Barriers to Corneal Donation Term Paper

Excerpt from Term Paper :

Corneal Donation within Hospitals and Medical Communities: Issues Surrounding Post Mortem Donations of Tissue

Qualitative Study

The purpose of this study is to identify barriers to corneal donation within hospitals and medical communities. A large body of research has focused on issues surrounding the post mortem donations of tissue. This research will take a different approach, examining what barriers exist within hospital and medical communities in an attempt to determine how these barriers may be overcome.

The number of potential corneal donors far surpasses the number of people available for traditional organ donations and in some states consent of the medical examiner alone is enough to allow use of corneal donations (family consent not required) (Lewin, 2000).

Traditionally the most significant barrier to organ donation and transplantation has been acquisition of organs and tissues (Murray et. al, 2002). The need for cornea tissue is rising. The average wait time for a corneal transplant is two or more years (Murray et. al, 2002). Typically patients with pain resulting from corneal disease and blindness in both eyes are considered priority patients (Murray, et. al, 2002). Thought there have been more corneas available, the wait time and list still remains long.

Significance of Research

Corneal Transplants qualify as cadaveric transplants, or organs donated from individuals clinically classified as dead (Lewin, 2000). There are many "taboos" surrounding such transplantations (Lewin, 2000), but these are usually significant only in the realm of the public. This attempts to contribute new research to the medical field by identifying the barriers that exist outside of the public realm, within hospitals and communities..

I am a Malaysian citizen, affiliated with Monash University, Malaysia. I am applying to undertake a research stint at the Corneal Eye Bank, Centre of Eye

Research Australia, located at the Department of Ophthalmology, University of Melbourne. As such my proposed area of study is transplantation of cultured corneal limbal stem cells.

The goal of this study is to undertake research abroad, in order to better understand what barriers exist to corneal donation within hospital and medical communities the world over.

The benefits of this programme of study are many. Reduce limitations on organ transplantation and tissue donation could potentially improve the quality of lives of thousands of people annually. At present research suggests the wait time for donation is greater than 2 years. Identifying and subsequently proposing solutions to the barriers that currently exist to donation will not only improve the quality of life for patients, but also help strengthen bilateral ties between Australia and Malaysia as well as strengthen Australian education and research relations with Malaysia.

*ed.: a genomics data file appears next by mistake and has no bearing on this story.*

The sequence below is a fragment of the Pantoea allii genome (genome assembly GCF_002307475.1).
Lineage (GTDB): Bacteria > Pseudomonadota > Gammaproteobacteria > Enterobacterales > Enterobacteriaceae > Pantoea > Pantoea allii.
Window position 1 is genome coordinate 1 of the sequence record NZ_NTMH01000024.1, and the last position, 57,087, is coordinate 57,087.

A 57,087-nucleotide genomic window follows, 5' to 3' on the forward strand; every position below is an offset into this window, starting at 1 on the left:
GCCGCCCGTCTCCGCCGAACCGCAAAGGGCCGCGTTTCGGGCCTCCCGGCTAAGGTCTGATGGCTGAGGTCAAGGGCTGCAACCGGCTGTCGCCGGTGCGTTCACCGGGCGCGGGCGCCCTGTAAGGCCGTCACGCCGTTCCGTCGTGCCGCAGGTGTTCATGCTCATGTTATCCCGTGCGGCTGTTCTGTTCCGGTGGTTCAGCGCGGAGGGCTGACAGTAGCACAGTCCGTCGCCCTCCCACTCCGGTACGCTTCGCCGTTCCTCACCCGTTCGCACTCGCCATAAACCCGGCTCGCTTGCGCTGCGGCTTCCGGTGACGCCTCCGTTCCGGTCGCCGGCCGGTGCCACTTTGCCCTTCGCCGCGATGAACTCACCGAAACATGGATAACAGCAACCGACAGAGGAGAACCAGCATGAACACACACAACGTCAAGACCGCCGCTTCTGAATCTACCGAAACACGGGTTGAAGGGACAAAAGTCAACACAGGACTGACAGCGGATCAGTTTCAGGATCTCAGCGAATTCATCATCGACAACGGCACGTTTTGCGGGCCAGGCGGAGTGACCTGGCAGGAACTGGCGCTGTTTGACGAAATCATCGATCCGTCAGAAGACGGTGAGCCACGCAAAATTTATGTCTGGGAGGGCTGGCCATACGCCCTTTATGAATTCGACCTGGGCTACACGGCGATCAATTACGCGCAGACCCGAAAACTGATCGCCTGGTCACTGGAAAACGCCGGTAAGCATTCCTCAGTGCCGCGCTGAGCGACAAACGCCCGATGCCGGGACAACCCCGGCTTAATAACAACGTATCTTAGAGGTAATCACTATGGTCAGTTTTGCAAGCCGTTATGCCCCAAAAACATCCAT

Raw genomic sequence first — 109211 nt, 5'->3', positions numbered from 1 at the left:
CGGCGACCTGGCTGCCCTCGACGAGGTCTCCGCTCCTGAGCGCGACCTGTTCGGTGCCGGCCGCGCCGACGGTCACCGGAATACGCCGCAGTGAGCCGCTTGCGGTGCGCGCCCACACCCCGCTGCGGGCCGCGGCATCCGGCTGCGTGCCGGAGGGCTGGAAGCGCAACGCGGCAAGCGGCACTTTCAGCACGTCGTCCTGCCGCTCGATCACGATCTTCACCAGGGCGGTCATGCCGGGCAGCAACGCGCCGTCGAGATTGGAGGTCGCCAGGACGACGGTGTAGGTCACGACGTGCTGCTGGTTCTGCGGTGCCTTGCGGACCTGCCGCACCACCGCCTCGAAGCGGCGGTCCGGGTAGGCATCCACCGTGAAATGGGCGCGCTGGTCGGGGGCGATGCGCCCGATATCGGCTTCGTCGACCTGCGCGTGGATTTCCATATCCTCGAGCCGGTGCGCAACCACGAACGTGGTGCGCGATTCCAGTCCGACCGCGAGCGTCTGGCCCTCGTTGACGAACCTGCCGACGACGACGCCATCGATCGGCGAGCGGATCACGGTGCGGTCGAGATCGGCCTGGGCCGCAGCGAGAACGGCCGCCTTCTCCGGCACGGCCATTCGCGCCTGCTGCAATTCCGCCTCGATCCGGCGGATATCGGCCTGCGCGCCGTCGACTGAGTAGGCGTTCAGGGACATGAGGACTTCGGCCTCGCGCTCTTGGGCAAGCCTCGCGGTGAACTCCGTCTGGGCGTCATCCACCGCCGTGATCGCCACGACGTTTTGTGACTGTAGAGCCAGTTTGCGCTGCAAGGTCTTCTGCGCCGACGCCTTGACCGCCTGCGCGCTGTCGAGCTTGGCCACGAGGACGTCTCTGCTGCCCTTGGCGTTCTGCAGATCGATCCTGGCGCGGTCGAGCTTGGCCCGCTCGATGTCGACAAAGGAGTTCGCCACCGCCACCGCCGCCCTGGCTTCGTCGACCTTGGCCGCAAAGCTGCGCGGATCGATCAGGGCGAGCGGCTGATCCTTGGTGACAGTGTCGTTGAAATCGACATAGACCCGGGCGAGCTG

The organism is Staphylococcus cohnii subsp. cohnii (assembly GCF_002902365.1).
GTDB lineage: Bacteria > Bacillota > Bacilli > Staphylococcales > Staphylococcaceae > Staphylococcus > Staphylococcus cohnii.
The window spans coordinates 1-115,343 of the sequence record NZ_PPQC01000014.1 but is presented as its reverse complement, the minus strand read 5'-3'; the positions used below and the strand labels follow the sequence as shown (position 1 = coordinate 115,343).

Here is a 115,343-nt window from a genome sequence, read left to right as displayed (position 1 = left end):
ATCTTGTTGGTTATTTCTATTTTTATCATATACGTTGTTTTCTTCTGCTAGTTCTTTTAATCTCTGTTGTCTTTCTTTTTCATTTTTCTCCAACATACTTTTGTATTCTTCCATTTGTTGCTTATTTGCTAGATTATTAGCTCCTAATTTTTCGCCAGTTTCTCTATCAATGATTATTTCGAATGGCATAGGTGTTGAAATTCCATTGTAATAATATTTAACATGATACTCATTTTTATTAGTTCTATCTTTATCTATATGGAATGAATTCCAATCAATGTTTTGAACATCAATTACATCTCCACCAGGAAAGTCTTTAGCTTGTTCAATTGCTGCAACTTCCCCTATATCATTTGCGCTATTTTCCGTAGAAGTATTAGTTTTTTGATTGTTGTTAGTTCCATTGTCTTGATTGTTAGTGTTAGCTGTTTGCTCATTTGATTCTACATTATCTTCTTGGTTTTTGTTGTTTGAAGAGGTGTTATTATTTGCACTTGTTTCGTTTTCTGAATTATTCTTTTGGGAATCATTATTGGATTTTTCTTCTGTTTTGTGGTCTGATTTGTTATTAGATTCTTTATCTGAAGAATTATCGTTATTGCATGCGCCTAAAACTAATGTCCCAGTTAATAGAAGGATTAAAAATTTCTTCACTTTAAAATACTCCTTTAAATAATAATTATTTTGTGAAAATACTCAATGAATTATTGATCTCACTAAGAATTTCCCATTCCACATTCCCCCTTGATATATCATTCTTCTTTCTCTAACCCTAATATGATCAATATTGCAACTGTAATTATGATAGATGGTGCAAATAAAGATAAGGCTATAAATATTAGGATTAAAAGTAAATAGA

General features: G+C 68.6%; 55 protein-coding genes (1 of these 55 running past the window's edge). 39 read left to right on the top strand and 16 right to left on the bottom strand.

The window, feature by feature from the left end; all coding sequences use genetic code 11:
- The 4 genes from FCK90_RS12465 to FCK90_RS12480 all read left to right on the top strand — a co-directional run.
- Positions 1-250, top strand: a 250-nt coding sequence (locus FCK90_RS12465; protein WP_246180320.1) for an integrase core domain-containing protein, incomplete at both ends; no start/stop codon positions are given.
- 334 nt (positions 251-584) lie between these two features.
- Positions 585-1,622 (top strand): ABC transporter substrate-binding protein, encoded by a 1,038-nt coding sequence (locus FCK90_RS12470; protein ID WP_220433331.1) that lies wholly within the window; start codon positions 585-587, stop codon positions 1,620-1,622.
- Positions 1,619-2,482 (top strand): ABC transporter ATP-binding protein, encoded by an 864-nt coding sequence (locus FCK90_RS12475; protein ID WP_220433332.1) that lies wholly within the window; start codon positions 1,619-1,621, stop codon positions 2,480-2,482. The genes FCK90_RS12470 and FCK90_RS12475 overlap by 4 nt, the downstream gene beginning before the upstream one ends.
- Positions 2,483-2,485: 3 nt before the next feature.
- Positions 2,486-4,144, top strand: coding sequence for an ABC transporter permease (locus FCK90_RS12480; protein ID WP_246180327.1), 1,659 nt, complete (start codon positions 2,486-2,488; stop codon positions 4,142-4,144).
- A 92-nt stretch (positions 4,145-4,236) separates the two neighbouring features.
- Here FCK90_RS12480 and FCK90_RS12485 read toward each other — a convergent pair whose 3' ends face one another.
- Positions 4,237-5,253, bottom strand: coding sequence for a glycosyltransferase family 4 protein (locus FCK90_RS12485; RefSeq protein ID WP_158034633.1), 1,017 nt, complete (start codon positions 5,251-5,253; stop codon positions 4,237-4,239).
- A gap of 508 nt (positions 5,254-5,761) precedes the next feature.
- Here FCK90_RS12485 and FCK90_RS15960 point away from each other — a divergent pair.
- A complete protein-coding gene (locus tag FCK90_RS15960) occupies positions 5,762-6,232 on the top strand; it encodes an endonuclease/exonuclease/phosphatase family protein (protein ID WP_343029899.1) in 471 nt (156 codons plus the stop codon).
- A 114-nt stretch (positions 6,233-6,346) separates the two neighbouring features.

Background/Literature Survey

Barriers that have already been identified in general with regard to organ transplantation include a shortage of donated organs; in 1990 approximately 16,945 individuals in the U.S. received cadaveric organ transplants (Lewin, 2000). More than 4,855 were still in need and of just under 6,000 deaths resulted in donations whereas potentially 15,000 qualified (Lewin, 2000).

Barriers to donation also include low rates of family consent and missed opportunities to "identify and refer potential donors" to organizations that would approach families (Lewin, 2000). Though Gallup surveys indicate that more than 85% of individuals support the cause of organ donations, less than 50% of families consent after death (Lewin, 2000). Requests are also sometimes not made to family members, which can present another barrier (Gortmaker, et. al, 1996; Lewin, 2000).

Barriers include lack of education among the public regarding corneal donation and education and training among medical, nursing and allied health professionals (Murray, et. al. 2002). Among the primary reasons for a transplant may include corneal failure after surgery, immunologic rejection of prior implant, hereditary or genetic corneal problems, scarring after disease or trauma (Murray et. al, 2002).…

Sources Used in Document:


Gortmaker SL, Beasley CL, Brigham LE, Franz HG, Garrison RN, Lucas BA, Patterson RH, Sobol AM, Grenvik NA, Evanisko MJ. Organ donor potential and performance: size and nature of the organ donor shortfall. Crit Care Med 1996; 24(3):432-9.

Halloran, P.F. (2003). "Transmission of Donor Melanoma to Multiple Organ Transplant Recipients." American Journal of Transplantation, Vol. 4 Issue

Hawkins, B.R. (1993). "The HLA System and Transplantation Matching in the 1990s." Journal of the Hong Kong Medical Association, 45 (2): 77-86

Jensen, T.R. (2000). "Organ Procurement: Various Systems and Their Effectiveness." Houston Journal of International Law, Vol. 22, Issue 3.

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